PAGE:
various youth clusters and interns of the SPES Oro Youth will also be tapped as the leaders of
this community-based movement.

Citywide youth forum on disaster preparedness and management

This one-shot forum will highlight the different initiatives and methods of the city and private
sector on disaster preparedness. The youth disaster management communities will also be formed
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in this forum where they will be the core group which the barangay and the city disaster risk
reduction and management council will mobilize and include in the planning processes.

Eco-bag use advocacy

By virtue of City Ordinance 12440-2012, business establishments are required to pass to the
customers 1.00 for every use of cellophane. This is to encourage people to use eco-bags rather
than plastic. In this regard, the youth leaders would like to spread information about the law and
encourage the youth to use eco-bags rather than plastic.




3.
Awareness and
Accessibility to Basic
Health Care Services and
Youth Involvement

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towards a Healthy
Lifestyle


Access to health care services is a vital component in forming a productive generation. The
youths health is a paramount public issue that requires the attention of the not only the local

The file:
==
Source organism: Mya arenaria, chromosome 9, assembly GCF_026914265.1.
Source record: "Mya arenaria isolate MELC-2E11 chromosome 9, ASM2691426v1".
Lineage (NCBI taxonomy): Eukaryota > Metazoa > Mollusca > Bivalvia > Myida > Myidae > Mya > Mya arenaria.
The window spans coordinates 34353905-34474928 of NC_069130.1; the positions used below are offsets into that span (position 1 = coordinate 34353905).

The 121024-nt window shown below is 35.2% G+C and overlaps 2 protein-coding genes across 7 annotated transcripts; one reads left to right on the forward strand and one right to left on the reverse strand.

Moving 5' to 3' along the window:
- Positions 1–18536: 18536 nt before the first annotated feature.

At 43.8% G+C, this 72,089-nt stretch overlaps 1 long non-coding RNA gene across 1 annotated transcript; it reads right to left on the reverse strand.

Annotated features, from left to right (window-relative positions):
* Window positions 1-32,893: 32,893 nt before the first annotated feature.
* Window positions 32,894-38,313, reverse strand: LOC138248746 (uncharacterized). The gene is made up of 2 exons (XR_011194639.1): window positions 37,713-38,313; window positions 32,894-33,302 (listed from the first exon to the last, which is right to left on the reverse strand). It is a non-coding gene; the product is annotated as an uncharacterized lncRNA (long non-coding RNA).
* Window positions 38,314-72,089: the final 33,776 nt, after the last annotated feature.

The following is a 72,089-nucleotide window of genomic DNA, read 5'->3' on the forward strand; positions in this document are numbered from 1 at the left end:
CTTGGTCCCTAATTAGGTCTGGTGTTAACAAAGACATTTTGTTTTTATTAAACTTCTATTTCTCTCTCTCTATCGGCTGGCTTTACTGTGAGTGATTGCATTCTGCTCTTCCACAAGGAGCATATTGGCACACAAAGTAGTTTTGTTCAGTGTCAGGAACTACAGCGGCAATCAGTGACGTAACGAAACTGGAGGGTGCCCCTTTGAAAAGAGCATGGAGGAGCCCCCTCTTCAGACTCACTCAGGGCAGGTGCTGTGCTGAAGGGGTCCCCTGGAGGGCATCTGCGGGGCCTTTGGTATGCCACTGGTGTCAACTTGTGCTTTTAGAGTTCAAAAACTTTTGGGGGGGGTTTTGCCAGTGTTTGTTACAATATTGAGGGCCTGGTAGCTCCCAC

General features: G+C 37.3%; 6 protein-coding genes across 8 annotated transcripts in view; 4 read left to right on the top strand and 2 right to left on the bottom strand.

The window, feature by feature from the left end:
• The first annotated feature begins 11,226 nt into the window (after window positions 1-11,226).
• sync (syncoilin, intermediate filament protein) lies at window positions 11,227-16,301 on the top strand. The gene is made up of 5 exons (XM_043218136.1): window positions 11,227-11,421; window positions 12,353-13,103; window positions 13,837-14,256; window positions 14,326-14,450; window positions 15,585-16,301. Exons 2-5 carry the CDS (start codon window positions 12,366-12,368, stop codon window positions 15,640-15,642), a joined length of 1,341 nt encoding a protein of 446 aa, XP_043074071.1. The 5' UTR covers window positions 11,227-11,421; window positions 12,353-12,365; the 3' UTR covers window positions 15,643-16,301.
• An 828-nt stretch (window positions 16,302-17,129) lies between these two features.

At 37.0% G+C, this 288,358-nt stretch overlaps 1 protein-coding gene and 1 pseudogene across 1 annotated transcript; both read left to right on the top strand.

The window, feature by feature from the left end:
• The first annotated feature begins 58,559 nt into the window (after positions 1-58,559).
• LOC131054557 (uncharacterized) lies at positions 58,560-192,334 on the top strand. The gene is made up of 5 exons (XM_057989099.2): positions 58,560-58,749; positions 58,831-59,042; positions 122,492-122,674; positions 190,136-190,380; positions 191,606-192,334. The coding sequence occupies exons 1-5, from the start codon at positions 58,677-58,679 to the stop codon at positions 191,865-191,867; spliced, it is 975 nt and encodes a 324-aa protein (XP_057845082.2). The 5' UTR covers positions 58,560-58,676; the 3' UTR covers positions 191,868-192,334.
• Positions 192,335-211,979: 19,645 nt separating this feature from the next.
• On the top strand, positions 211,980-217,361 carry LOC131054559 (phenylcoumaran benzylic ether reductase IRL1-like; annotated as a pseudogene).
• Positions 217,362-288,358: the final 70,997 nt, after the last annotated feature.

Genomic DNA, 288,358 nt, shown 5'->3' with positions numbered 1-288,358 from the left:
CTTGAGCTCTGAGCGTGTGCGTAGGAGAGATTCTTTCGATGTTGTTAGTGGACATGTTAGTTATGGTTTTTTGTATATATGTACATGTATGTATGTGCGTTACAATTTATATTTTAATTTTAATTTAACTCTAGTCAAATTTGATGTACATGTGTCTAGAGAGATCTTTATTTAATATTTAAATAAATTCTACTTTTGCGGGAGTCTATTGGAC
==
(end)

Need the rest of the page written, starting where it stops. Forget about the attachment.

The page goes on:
government unit but all stakeholders in the community, especially the family. The government
plays a key role in facilitating the enhancement of the supply-side of the equation, which means
greater infrastructure investments, incentives for medical practitioners, access to cheap medicine,
health insurance coverage and research and development. The community also should also act as
a facilitator for preventive care as well as awareness on leading a healthy lifestyle. Health also
touches on very controversial issues such as HIV AIDS and teenage pregnancy. These issues
are defining our generation thus it should be given priority by the government.

The Department of Health report on adolescent and youth health states that: Non-communicable
diseases account for more than 40% of the deaths in young people (10-24 years old) and injuries
are the causes of death in almost one third of people in this age group. Assault and transport
accidents are the leading causes of mortality among young people with a mortality rate of 9.7 and
5.8 deaths per 100,000 populations, respectively (Philippine Health Statistics, 2003). Other
significant causes of death among the 10-24 years old Filipinos include complications related to
pregnancy, labor and puerperium; epilepsy; chronic rheumatic heart disease; intentional self
harm; and accidental drowning and submersion (Philippine Health Statistics, 2003).Of the 1.67 M
live births registered in 2003, 35.7% (596, 076 LB) were by women 24 years old. Teenage
pregnancy accounted for 8% of all births (National Demographic Health Survey, 2003). Of the